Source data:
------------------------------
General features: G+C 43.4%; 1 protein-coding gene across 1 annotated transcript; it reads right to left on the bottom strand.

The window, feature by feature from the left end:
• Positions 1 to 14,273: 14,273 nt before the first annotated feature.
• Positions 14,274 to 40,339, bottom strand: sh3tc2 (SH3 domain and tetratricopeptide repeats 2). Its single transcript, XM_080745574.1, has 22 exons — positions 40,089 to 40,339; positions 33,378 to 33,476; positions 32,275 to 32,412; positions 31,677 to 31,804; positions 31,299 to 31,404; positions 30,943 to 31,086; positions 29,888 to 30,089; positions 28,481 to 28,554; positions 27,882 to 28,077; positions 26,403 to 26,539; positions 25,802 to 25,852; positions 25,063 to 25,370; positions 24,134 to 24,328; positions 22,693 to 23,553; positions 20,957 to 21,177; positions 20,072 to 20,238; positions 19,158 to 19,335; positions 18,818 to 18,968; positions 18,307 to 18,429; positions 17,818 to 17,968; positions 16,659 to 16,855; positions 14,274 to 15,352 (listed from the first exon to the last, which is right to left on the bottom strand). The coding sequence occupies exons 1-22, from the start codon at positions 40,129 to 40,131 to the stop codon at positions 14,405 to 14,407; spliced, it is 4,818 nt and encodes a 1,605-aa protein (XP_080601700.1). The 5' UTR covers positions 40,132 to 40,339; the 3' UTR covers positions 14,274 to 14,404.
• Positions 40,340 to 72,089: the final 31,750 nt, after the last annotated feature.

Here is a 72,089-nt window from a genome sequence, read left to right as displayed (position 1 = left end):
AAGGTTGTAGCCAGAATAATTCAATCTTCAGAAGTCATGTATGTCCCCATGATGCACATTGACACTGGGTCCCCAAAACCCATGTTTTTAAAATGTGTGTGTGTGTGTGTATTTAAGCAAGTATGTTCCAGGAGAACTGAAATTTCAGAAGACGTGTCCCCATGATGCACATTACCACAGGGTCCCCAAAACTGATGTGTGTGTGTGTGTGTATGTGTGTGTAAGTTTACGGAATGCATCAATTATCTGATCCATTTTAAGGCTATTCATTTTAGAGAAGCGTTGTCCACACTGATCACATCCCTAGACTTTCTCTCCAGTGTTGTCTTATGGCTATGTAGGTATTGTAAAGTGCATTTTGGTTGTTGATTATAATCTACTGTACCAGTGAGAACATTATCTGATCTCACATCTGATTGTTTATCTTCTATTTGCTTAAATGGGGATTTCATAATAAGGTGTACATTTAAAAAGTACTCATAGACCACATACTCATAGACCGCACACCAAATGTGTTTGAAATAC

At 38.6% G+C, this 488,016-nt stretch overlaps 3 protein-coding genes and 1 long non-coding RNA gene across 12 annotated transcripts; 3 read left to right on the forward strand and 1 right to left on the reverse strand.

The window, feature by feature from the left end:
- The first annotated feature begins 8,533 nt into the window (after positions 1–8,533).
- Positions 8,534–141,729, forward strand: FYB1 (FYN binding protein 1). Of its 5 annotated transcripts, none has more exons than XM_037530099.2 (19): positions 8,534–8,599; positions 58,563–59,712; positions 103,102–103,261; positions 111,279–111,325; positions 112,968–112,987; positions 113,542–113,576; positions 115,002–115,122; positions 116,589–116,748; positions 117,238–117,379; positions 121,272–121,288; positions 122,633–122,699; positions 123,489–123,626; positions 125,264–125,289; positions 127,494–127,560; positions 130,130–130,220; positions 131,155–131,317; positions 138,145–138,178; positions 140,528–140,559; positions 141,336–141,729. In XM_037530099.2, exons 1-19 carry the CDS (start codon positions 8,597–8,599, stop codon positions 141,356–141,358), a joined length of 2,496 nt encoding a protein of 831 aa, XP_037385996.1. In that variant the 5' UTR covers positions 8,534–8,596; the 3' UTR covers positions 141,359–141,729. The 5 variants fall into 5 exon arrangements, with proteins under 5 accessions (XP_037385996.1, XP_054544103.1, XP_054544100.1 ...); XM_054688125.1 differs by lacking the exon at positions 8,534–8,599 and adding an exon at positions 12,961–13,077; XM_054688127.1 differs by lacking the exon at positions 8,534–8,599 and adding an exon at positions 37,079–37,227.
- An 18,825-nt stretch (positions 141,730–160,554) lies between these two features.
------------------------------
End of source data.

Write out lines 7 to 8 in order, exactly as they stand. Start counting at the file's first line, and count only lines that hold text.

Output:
AAGGTTGTAGCCAGAATAATTCAATCTTCAGAAGTCATGTATGTCCCCATGATGCACATTGACACTGGGTCCCCAAAACCCATGTTTTTAAAATGTGTGTGTGTGTGTGTATTTAAGCAAGTATGTTCCAGGAGAACTGAAATTTCAGAAGACGTGTCCCCATGATGCACATTACCACAGGGTCCCCAAAACTGATGTGTGTGTGTGTGTGTATGTGTGTGTAAGTTTACGGAATGCATCAATTATCTGATCCATTTTAAGGCTATTCATTTTAGAGAAGCGTTGTCCACACTGATCACATCCCTAGACTTTCTCTCCAGTGTTGTCTTATGGCTATGTAGGTATTGTAAAGTGCATTTTGGTTGTTGATTATAATCTACTGTACCAGTGAGAACATTATCTGATCTCACATCTGATTGTTTATCTTCTATTTGCTTAAATGGGGATTTCATAATAAGGTGTACATTTAAAAAGTACTCATAGACCACATACTCATAGACCGCACACCAAATGTGTTTGAAATAC

At 38.6% G+C, this 488,016-nt stretch overlaps 3 protein-coding genes and 1 long non-coding RNA gene across 12 annotated transcripts; 3 read left to right on the forward strand and 1 right to left on the reverse strand.